Antinuclear Antibody (ANA)



- Discussion:
    - serves as screening test for collagen vascular dz and lupus;
    - fluorescent antinu-clear antibody test: (FANA)
          - indirect immunofluorescence assay is the initial screening test used to detect ANAs;
    - testing for specific auto-antibodies:
          - if the FANA test is positive, then there is secondary testing for specific autoantibodies;
          - recognized patterns:
                - speckled: lupus, drug induced lupus, and Sjögren’s
                - rim: lupus;
                - homogeneous: lupus;
                - centromere
                      - CREST syndrome (calcinosis, raynaud’s phenomenon, esophageal problems, sclerodactyly, telangiectasias);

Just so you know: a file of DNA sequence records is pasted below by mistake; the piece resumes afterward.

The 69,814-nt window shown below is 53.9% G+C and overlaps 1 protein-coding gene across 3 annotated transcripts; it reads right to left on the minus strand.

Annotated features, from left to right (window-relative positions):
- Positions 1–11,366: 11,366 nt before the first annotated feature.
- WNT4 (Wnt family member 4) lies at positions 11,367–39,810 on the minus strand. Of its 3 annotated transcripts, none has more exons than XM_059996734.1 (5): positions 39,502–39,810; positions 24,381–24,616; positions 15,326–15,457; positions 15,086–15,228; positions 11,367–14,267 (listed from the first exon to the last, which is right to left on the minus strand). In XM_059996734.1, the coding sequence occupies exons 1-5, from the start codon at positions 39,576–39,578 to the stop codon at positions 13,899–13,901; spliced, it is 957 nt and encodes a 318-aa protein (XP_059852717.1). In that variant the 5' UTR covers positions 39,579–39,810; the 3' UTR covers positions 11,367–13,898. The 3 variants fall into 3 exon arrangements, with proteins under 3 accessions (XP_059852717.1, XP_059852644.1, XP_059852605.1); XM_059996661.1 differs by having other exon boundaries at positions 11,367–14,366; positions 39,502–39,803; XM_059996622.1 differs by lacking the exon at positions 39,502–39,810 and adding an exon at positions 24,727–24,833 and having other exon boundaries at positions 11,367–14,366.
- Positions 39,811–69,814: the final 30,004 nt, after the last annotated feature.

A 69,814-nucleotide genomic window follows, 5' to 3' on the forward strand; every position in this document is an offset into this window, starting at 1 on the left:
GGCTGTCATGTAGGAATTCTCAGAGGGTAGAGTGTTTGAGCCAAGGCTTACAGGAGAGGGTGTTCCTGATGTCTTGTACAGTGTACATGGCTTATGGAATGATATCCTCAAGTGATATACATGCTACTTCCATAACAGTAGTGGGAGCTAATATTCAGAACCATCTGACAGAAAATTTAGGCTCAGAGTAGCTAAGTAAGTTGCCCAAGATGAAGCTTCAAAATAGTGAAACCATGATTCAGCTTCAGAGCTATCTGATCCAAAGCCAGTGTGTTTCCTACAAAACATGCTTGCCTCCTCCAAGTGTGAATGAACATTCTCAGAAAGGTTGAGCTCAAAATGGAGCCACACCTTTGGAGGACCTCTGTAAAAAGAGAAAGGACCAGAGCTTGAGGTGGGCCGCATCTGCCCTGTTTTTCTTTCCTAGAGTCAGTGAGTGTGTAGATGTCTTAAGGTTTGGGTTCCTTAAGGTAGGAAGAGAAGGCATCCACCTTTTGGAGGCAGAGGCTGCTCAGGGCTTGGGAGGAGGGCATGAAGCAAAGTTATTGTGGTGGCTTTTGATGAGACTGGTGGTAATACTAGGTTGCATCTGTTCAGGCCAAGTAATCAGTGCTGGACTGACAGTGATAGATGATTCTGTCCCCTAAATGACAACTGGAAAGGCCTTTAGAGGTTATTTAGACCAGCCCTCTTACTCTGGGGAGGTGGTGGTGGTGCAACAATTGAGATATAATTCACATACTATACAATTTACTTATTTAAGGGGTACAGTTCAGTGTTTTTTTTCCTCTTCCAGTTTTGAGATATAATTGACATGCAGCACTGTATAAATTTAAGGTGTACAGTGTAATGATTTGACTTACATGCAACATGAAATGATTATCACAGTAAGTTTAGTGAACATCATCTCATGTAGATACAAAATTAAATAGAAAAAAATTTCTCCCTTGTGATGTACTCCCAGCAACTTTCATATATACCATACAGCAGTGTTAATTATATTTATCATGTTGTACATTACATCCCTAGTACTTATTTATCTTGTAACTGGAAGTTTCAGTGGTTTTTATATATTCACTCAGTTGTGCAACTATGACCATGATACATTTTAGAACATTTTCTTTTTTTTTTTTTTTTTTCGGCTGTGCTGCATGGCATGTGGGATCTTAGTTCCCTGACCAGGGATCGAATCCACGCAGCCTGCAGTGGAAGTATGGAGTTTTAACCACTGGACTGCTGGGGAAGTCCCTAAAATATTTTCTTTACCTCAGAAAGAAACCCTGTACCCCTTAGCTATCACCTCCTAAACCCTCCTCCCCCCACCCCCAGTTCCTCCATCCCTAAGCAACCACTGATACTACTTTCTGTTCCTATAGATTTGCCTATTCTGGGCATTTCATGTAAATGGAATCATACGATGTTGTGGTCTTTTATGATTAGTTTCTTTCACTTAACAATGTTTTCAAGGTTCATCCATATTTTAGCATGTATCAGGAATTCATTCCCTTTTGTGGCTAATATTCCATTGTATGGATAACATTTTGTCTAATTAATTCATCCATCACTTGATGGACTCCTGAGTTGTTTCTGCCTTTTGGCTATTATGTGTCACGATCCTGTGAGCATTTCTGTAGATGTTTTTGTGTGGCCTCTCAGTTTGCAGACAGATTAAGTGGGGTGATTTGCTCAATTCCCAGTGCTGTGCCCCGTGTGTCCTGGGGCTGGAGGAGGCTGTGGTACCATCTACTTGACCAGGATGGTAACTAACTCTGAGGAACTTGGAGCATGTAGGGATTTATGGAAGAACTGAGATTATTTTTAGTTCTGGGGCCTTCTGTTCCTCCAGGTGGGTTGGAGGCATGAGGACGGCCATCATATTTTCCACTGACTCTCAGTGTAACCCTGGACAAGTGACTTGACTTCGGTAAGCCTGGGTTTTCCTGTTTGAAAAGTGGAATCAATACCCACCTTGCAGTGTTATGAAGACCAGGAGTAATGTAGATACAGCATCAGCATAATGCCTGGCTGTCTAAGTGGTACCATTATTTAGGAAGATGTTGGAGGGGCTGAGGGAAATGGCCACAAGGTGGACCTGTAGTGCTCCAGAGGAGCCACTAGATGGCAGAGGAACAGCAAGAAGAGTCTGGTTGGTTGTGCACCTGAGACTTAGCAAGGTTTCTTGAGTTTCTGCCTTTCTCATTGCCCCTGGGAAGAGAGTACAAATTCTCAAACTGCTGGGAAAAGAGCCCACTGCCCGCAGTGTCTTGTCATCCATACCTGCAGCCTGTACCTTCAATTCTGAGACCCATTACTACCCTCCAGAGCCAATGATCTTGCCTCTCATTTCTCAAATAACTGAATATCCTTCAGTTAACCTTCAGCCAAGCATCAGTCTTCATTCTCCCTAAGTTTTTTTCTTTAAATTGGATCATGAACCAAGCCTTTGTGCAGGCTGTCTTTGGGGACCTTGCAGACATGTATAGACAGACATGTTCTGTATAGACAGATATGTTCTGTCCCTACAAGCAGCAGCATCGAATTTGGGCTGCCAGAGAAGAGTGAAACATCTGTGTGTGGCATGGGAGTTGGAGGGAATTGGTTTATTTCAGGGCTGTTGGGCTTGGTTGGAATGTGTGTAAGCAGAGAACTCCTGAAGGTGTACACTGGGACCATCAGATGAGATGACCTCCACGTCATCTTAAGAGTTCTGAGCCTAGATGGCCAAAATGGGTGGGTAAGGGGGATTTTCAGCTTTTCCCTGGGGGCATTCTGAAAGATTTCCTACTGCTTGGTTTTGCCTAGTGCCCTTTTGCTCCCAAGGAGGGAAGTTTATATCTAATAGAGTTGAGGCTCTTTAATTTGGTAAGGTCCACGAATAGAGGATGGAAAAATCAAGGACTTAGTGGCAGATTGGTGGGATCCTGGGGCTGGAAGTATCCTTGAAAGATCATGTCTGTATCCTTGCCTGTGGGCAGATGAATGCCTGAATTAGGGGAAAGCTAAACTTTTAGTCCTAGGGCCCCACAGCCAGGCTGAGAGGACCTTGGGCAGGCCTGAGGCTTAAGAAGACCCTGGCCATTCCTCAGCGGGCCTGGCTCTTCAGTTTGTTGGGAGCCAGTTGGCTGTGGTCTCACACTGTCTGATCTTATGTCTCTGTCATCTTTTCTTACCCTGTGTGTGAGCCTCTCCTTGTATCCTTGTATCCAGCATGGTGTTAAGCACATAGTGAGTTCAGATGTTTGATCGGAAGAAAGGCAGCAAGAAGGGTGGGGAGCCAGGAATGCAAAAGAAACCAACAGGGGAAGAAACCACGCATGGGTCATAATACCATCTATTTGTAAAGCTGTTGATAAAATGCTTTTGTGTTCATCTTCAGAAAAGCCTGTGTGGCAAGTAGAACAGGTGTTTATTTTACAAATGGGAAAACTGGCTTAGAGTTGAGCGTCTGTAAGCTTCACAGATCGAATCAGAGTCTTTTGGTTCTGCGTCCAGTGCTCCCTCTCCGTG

- nucleolar: scleroderma
                - antibodies to dsDNA and/or Sm (Smith): Lupus
    - positive result: (diff dx)
          - low levels of ANA (titers 1:20 to 1:40) may be present in about 4% of normal individuals and up to 38% in persons older than 60 years;
          - SLE: ANA is almost always present in patients w/ SLE (95% to 98%);
          - medication induced lupus like syndrome (procainamide);
          - scleroderma
          - RA
          - Sjogren's syndrome
          - polymyositis
    - false positive result:
          - Graves’ disease
          - Hashimoto’s thyroiditis



Original Text by Clifford R. Wheeless, III, MD.

Last updated by Data Trace Staff on Tuesday, September 4, 2012 11:07 am